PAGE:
Stuffy Librarian 2.0
This project is in the beginning stages of development, so there’s really not much to show off as of yet. However, I can tell you a little bit about it. The end product will be a cross-platform mobile application, based off of my full-stack capstone project I completed for the Nashville Software School. As I showed off the final version of 1.0 to family, friends, and colleagues, the number one question I got was “So are you going to develop this into a mobile application?” At that point in time, I hadn’t given it much thought, since my primary focus was achieving MVP. But when all was said and done at NSS, and I realized how much everyone liked my app, I thought it would be a good idea to make Stuffy Librarian into a mobile app.
You’re Gonna Need a Bigger Quote
This was a group project, completed at the Nashville Software School, where we had to use AngularJS to build a simple contacts application. A user could add, save, and edit their contacts, like they would using their cell phone. A user is required to log in using their Google account, and their contact information is stored using Google’s Firebase. The user can also choose to “favorite” a contact, where it will then show up on the favorites page.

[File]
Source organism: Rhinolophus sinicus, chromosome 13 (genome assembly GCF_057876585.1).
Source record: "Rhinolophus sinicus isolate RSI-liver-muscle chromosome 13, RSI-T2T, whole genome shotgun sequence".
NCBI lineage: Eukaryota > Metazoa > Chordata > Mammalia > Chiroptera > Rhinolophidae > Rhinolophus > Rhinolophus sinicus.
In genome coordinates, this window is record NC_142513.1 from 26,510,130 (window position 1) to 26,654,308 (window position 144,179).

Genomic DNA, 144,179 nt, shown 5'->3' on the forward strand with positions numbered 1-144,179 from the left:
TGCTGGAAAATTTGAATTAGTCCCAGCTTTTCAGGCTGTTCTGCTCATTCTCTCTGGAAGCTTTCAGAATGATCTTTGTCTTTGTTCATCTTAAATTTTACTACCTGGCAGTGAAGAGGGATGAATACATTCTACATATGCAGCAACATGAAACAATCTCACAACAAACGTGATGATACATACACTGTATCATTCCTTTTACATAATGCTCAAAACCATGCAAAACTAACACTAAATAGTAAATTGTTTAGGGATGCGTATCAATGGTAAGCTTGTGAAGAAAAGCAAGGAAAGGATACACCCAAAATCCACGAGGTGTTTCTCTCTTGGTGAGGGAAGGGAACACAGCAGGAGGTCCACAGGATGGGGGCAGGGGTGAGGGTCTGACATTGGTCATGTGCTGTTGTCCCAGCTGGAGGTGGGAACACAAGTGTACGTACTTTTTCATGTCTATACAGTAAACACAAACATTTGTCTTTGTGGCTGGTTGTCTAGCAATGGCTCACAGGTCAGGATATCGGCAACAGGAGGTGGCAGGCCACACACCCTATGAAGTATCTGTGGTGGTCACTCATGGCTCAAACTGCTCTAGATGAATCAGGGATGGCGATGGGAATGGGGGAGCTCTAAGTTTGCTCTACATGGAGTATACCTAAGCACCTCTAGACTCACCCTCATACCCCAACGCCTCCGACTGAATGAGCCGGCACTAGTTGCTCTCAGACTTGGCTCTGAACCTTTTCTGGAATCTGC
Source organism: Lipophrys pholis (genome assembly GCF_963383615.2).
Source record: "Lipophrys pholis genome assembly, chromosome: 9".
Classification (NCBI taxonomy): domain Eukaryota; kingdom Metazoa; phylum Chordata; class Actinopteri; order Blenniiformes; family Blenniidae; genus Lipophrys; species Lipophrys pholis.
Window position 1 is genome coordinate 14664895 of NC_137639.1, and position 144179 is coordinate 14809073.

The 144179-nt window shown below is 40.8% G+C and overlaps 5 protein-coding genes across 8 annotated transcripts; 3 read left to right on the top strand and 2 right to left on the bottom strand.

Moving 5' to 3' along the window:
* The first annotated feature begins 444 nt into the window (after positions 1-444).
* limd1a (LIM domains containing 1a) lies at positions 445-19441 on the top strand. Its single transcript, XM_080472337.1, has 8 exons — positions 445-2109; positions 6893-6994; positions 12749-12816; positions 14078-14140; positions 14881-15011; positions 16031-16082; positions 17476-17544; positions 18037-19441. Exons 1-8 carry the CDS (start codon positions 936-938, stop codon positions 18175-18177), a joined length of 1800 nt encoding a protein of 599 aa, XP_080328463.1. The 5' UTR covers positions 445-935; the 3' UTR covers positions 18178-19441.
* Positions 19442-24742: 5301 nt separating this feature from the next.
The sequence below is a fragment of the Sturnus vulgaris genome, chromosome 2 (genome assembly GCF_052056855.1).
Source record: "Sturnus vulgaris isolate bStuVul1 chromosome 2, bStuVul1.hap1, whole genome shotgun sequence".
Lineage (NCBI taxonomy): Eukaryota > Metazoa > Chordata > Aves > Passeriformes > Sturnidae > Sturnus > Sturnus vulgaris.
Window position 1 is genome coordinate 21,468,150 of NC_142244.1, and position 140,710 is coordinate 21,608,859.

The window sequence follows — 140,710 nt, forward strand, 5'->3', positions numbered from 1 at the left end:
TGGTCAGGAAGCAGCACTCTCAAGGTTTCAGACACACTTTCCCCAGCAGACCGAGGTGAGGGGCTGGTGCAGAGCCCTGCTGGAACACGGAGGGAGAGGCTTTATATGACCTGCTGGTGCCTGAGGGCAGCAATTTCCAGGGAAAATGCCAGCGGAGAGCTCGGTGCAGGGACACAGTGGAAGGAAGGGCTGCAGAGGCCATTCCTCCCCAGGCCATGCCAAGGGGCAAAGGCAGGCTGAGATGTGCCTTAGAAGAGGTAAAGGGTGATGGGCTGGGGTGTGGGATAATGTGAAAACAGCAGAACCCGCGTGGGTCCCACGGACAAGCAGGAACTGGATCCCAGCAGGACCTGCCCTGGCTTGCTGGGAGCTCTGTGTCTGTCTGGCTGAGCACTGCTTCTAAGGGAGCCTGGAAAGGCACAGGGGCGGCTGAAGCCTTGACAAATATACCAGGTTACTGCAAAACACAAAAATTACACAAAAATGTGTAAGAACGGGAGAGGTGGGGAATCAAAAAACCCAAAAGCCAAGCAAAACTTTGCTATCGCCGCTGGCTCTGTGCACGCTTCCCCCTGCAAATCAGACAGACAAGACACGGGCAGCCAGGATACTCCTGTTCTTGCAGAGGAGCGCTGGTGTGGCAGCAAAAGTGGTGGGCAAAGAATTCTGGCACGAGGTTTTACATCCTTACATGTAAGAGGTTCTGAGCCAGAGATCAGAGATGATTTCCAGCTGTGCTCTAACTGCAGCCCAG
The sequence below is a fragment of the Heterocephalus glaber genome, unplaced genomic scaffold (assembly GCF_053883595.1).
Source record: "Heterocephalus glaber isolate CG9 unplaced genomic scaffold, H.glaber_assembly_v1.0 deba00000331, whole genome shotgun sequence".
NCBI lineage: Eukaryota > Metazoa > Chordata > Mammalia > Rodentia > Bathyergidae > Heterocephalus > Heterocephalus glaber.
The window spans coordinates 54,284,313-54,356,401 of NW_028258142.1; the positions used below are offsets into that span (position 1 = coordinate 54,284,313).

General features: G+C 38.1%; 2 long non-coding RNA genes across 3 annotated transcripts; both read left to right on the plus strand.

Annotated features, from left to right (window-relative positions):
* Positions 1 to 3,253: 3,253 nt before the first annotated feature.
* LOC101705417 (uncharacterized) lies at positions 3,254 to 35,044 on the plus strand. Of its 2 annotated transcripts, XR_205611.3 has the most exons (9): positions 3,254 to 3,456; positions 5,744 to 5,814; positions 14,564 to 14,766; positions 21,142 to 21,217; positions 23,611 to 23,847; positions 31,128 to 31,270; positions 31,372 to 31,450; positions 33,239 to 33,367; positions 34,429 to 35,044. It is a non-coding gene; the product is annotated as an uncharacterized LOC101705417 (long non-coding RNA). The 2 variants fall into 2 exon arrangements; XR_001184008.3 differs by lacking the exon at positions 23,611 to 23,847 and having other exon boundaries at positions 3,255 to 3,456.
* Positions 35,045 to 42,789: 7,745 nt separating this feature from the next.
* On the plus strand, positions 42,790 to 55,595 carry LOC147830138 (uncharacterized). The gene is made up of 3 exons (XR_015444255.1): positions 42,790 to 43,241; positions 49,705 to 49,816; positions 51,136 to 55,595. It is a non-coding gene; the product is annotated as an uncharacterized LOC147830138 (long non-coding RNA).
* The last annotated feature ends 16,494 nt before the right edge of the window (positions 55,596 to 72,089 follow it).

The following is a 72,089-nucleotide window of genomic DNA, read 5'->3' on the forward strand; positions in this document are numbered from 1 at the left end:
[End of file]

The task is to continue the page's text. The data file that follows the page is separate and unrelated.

Amber & Grain
This was a class-wide project I was a part of in the back-end portion of the Nashville Software School. Amber & Grain was a fictional hipster-style brewery and distillery. The application was meant to help us learn about SQL databases, primary keys, foreign keys, ERDs, and how to relate C# code to data.
This was our first group project for the back-end portion of the Nashville Software School. We simulated a team/SCRUM environment, and worked in a two-week sprint to complete the project. The goal was to create a console application that had similar features to Amazon. The user had to be able to do things such as create an account, search for available items, add items to their cart, sell items, and process an order.